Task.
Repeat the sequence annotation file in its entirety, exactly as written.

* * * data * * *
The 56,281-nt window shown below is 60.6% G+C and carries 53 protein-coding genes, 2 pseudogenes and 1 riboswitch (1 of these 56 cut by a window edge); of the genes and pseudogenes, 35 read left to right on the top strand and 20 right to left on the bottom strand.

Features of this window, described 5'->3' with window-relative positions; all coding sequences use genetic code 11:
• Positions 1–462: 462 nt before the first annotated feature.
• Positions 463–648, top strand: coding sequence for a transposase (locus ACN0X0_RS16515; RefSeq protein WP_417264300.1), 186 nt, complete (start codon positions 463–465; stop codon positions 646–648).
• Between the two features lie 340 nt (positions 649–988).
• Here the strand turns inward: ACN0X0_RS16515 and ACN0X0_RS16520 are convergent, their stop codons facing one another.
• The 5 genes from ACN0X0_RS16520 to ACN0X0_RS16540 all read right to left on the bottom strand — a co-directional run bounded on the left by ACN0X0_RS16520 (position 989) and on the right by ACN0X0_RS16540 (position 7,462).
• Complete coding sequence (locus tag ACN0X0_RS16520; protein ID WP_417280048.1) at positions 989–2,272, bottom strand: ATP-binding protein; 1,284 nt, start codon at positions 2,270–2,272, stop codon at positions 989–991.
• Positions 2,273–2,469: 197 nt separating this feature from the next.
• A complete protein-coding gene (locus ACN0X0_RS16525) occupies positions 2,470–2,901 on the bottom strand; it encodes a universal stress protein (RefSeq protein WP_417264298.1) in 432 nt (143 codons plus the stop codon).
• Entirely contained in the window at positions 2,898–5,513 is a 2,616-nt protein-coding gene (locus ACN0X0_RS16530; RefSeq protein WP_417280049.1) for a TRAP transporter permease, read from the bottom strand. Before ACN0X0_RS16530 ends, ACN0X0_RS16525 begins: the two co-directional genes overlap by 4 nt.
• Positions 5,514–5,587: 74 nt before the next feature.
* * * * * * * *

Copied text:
The 56,281-nt window shown below is 60.6% G+C and carries 53 protein-coding genes, 2 pseudogenes and 1 riboswitch (1 of these 56 cut by a window edge); of the genes and pseudogenes, 35 read left to right on the top strand and 20 right to left on the bottom strand.

Features of this window, described 5'->3' with window-relative positions; all coding sequences use genetic code 11:
• Positions 1–462: 462 nt before the first annotated feature.
• Positions 463–648, top strand: coding sequence for a transposase (locus ACN0X0_RS16515; RefSeq protein WP_417264300.1), 186 nt, complete (start codon positions 463–465; stop codon positions 646–648).
• Between the two features lie 340 nt (positions 649–988).
• Here the strand turns inward: ACN0X0_RS16515 and ACN0X0_RS16520 are convergent, their stop codons facing one another.
• The 5 genes from ACN0X0_RS16520 to ACN0X0_RS16540 all read right to left on the bottom strand — a co-directional run bounded on the left by ACN0X0_RS16520 (position 989) and on the right by ACN0X0_RS16540 (position 7,462).
• Complete coding sequence (locus tag ACN0X0_RS16520; protein ID WP_417280048.1) at positions 989–2,272, bottom strand: ATP-binding protein; 1,284 nt, start codon at positions 2,270–2,272, stop codon at positions 989–991.
• Positions 2,273–2,469: 197 nt separating this feature from the next.
• A complete protein-coding gene (locus ACN0X0_RS16525) occupies positions 2,470–2,901 on the bottom strand; it encodes a universal stress protein (RefSeq protein WP_417264298.1) in 432 nt (143 codons plus the stop codon).
• Entirely contained in the window at positions 2,898–5,513 is a 2,616-nt protein-coding gene (locus ACN0X0_RS16530; RefSeq protein WP_417280049.1) for a TRAP transporter permease, read from the bottom strand. Before ACN0X0_RS16530 ends, ACN0X0_RS16525 begins: the two co-directional genes overlap by 4 nt.
• Positions 5,514–5,587: 74 nt before the next feature.